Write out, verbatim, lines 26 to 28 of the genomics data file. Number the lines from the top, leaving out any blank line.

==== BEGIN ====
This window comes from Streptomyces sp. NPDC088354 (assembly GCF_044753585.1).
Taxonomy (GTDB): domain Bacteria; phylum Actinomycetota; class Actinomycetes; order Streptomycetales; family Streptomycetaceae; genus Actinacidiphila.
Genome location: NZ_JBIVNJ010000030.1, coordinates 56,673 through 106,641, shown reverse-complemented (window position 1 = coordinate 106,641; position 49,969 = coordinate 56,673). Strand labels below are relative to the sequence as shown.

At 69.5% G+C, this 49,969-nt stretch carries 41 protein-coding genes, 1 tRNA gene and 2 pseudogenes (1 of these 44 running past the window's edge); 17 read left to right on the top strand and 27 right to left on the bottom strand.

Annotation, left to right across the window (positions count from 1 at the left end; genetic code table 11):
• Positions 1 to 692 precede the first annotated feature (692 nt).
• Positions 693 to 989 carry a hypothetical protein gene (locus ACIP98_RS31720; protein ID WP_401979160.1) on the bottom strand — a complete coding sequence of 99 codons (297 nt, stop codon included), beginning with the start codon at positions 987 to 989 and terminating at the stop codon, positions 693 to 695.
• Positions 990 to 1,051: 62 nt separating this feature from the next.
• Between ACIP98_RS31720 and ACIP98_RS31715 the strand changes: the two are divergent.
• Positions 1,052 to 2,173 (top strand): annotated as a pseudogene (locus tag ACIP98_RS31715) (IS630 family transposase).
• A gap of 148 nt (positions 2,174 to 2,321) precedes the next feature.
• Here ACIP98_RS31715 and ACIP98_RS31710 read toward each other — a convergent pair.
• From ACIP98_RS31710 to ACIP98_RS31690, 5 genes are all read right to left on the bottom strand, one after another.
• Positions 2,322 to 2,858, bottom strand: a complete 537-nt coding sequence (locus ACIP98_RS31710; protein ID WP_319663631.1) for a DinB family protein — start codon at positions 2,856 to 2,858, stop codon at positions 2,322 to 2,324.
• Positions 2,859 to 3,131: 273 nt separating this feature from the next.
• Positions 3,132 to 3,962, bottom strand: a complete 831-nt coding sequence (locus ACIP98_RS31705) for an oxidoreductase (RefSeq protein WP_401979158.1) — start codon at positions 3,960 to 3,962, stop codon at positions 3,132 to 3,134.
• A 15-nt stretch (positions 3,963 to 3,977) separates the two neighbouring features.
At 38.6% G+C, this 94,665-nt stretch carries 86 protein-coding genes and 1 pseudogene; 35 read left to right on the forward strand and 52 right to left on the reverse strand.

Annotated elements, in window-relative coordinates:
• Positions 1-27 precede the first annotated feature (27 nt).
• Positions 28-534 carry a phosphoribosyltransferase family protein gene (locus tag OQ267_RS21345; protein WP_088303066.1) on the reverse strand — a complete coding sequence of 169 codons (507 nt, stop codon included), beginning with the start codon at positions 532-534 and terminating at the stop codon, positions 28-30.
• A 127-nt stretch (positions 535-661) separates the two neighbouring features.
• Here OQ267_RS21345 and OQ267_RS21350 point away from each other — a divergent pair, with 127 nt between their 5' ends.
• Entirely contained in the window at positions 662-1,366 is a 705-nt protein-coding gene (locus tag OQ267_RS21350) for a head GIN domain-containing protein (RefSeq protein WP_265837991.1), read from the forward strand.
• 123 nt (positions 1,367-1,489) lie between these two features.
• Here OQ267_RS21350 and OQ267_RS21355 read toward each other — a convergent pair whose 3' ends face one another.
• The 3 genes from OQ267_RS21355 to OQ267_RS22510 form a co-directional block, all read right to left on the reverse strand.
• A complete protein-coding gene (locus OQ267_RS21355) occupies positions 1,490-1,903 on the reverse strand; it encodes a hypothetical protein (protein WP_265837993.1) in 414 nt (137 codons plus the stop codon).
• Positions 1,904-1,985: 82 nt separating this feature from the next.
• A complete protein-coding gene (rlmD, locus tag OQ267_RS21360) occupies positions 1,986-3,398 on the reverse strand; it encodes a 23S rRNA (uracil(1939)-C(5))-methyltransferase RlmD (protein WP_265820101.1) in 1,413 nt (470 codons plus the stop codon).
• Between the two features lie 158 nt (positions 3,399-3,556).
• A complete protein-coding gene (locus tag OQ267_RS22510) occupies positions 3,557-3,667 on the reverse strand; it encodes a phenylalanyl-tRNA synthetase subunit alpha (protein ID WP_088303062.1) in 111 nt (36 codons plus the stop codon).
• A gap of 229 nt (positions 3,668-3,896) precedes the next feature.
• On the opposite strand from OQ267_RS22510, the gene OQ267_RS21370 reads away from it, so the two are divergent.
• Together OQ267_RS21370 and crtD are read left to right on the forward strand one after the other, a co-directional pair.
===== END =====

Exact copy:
• Here OQ267_RS21350 and OQ267_RS21355 read toward each other — a convergent pair whose 3' ends face one another.
• The 3 genes from OQ267_RS21355 to OQ267_RS22510 form a co-directional block, all read right to left on the reverse strand.
• A complete protein-coding gene (locus OQ267_RS21355) occupies positions 1,490-1,903 on the reverse strand; it encodes a hypothetical protein (protein WP_265837993.1) in 414 nt (137 codons plus the stop codon).